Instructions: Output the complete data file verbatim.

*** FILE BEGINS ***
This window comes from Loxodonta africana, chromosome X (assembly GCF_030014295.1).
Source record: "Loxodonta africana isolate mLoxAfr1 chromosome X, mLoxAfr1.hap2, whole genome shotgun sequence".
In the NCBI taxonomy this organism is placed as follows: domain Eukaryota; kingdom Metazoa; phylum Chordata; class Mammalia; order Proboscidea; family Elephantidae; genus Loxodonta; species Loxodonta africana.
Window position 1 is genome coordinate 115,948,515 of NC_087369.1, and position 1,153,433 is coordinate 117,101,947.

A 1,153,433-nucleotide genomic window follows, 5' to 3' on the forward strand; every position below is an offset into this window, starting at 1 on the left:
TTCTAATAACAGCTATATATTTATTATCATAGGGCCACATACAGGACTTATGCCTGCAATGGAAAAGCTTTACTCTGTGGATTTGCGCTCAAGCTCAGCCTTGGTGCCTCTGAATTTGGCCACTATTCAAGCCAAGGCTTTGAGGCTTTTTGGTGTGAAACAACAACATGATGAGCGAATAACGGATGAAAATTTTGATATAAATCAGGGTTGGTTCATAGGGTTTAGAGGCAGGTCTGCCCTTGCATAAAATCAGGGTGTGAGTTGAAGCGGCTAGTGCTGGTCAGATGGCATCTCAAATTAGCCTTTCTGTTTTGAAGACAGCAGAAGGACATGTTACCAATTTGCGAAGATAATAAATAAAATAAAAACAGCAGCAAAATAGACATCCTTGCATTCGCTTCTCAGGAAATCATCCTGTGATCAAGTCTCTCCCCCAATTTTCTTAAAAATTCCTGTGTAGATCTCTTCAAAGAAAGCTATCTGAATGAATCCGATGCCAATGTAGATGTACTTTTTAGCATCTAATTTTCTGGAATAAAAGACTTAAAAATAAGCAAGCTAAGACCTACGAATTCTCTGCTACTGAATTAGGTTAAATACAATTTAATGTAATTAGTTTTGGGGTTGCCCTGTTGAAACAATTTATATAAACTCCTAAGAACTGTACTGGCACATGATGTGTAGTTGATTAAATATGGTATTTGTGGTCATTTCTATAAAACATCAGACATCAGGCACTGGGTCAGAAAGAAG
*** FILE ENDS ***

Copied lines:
This window comes from Loxodonta africana, chromosome X (assembly GCF_030014295.1).
Source record: "Loxodonta africana isolate mLoxAfr1 chromosome X, mLoxAfr1.hap2, whole genome shotgun sequence".
In the NCBI taxonomy this organism is placed as follows: domain Eukaryota; kingdom Metazoa; phylum Chordata; class Mammalia; order Proboscidea; family Elephantidae; genus Loxodonta; species Loxodonta africana.
Window position 1 is genome coordinate 115,948,515 of NC_087369.1, and position 1,153,433 is coordinate 117,101,947.

A 1,153,433-nucleotide genomic window follows, 5' to 3' on the forward strand; every position below is an offset into this window, starting at 1 on the left:
TTCTAATAACAGCTATATATTTATTATCATAGGGCCACATACAGGACTTATGCCTGCAATGGAAAAGCTTTACTCTGTGGATTTGCGCTCAAGCTCAGCCTTGGTGCCTCTGAATTTGGCCACTATTCAAGCCAAGGCTTTGAGGCTTTTTGGTGTGAAACAACAACATGATGAGCGAATAACGGATGAAAATTTTGATATAAATCAGGGTTGGTTCATAGGGTTTAGAGGCAGGTCTGCCCTTGCATAAAATCAGGGTGTGAGTTGAAGCGGCTAGTGCTGGTCAGATGGCATCTCAAATTAGCCTTTCTGTTTTGAAGACAGCAGAAGGACATGTTACCAATTTGCGAAGATAATAAATAAAATAAAAACAGCAGCAAAATAGACATCCTTGCATTCGCTTCTCAGGAAATCATCCTGTGATCAAGTCTCTCCCCCAATTTTCTTAAAAATTCCTGTGTAGATCTCTTCAAAGAAAGCTATCTGAATGAATCCGATGCCAATGTAGATGTACTTTTTAGCATCTAATTTTCTGGAATAAAAGACTTAAAAATAAGCAAGCTAAGACCTACGAATTCTCTGCTACTGAATTAGGTTAAATACAATTTAATGTAATTAGTTTTGGGGTTGCCCTGTTGAAACAATTTATATAAACTCCTAAGAACTGTACTGGCACATGATGTGTAGTTGATTAAATATGGTATTTGTGGTCATTTCTATAAAACATCAGACATCAGGCACTGGGTCAGAAAGAAG